Key Points

  • Last week, the SEC announced settlements with 16 broker-dealers, dually registered broker-dealers and investment advisers, and affiliated investment advisers in connection with their failures to maintain and preserve electronic "off-channel" communications.
  • This announcement reflects the latest in a wave of enforcement actions against financial firms throughout the industry for their employees' use of "off-channel" communications to conduct business.
  • Gurbir S. Grewal, Director of the SEC's Division of Enforcement, in the settlement press release, again emphasized the importance of voluntary self-reporting and cooperation, highlighting that one of the settling firms received a significantly lower civil monetary penalty as a result.

On February 9, 2024, the U.S. Securities and Exchange Commission (SEC) announced its latest round of settlements associated with "off-channel" communications. As with the previous round of similar settlements in the fall,1 the settling parties here included five broker-dealers, seven dually registered broker-dealers and investment advisers, and four affiliated investment advisers for these firms' and their employees' failure to maintain and preserve certain electronic communications. Each of the 16 firms admitted that their employees communicated firm business through unapproved, personal messaging platforms.

The settling firms admitted that, in failing to properly preserve such communications, their conduct violated recordkeeping provisions of sections 15(B) and 21C of the Securities Exchange Act of 1934 ("Exchange Act") and/or sections 203(e) and 203(k) of the Investment Advisers Act of 1940 ("Advisers Act") and related SEC regulations.

The firms agreed to pay combined civil penalties of $81 million and to implement improvements to their compliance policies and procedures to address these deficiencies. These firms also agreed to retain independent compliance consultants at their own expense to conduct comprehensive reviews of their electronic communications policies and procedures.

The SEC noted that the firms' recordkeeping failures likely deprived the SEC of relevant "off-channel" communications in various SEC investigations and that the failures involved employees at multiple levels of authority, including supervisors and senior managers.

In the press release announcing the settlement orders, Gurbir S. Grewal, Director of the SEC's Division of Enforcement, drew attention to a firm and its related subsidiaries that self-reported and that agreed to pay a $1.25 million civil penalty. Notably, the other firms, which did not self-report, agreed to pay penalties ranging from $8 million to $16.5 million.2


  • First, this latest round of settlements further demonstrates that the SEC continues to take seriously off-channel communications and recordkeeping requirements.3 Taken together with similar settlements in the past, the progression of the types of entities targeted by the SEC is notable: from broker-dealers, to broker-dealers and dually registered broker-dealers and investment advisers, to a group encompassing broker-dealers, dual registrants and broker-dealers' affiliated registered investment advisers. This round of settlements does not include any standalone registered investment advisers (RIAs), but given the media reports that certain RIAs are responding to requests from the SEC regarding the use of off-channel communications, a resolution with those RIAs could be the likely next step.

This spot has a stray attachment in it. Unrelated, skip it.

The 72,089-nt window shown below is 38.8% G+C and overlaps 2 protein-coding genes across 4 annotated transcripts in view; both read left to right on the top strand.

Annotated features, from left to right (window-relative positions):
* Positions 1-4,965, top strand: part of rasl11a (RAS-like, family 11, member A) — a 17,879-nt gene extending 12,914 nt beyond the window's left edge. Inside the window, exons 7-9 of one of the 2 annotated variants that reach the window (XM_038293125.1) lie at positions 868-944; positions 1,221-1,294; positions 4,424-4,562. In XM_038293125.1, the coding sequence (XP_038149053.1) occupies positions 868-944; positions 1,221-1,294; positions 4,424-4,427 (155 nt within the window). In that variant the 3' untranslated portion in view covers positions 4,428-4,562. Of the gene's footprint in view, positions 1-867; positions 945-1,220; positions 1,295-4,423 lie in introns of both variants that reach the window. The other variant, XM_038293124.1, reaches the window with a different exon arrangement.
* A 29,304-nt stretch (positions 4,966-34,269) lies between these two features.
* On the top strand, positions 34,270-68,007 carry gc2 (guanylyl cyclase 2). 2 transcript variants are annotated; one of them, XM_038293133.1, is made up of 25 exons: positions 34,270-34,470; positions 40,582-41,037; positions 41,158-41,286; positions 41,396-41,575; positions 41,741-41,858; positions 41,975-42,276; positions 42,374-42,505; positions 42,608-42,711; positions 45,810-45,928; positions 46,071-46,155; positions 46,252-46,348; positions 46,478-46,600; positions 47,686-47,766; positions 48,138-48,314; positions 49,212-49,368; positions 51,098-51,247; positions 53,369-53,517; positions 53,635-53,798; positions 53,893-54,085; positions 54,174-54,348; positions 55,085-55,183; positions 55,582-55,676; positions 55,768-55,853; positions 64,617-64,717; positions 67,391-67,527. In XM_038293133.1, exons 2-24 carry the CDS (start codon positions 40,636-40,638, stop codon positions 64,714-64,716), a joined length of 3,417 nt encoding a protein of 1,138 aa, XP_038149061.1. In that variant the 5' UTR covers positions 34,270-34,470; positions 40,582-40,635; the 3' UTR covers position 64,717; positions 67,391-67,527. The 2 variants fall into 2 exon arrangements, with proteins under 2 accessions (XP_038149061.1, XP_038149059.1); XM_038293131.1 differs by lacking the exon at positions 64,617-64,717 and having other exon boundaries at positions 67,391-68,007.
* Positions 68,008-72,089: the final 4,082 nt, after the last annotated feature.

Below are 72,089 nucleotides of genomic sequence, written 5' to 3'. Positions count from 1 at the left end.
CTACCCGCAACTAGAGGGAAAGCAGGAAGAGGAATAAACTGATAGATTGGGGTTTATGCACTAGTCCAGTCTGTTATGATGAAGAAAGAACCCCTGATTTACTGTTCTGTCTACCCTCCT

• Second, in at least one settlement order, the SEC called out investment advisory personnel sending and receiving off-channel text messages regarding the "placement of various orders to purchase or sell securities." This reference to a specific provision of the Advisers Act rule relating to required books and records suggests the SEC's awareness that the statutory regime of the Advisers Act is different, and perhaps more narrow, than that which covers broker-dealers and their "business as such."
  • Third, the SEC noted various forms of remedial efforts in the orders, including firms providing their employees with firm-issued devices or with "on-channel" texting applications4 or other firm-approved applications on employees' personal phones. The SEC appears to be considering any effort by firms to make communications through approved channels more readily available to employees. Moreover, the SEC appears to be looking for firms to take proactive steps that recognize texting and other messaging platforms as part of modern business communications, while also ensuring those communications are properly preserved.
  • Finally, in addition to the civil penalties, each of the settling parties agreed to engage an independent compliance consultant, at their own expense, to conduct a review of electronic communication policies and procedures. This appears to be a remedy that the SEC is requiring in settlements in increasing fashion.


1 See September 2023 charges against 10 financial firms here. Additional SEC enforcement actions in this space are available here (December 2021 charges against a broker-dealer subsidiary of a bank), here (September 2022 charges against 16 Wall Street firms), here (May 2023 charges against broker-dealer subsidiaries of two banks) and here (August 2023 charges against 11 Wall Street firms).

2 Akin has published prior alerts on the changes in the Department of Justice's corporate enforcement policy including with respect to self-disclosure. For more on this subject, see here and here.

3 See Akin's prior alert on these developments hereand here.

4 Settlement orders highlighting "on-channel" texting and messaging applications are here, here and here.

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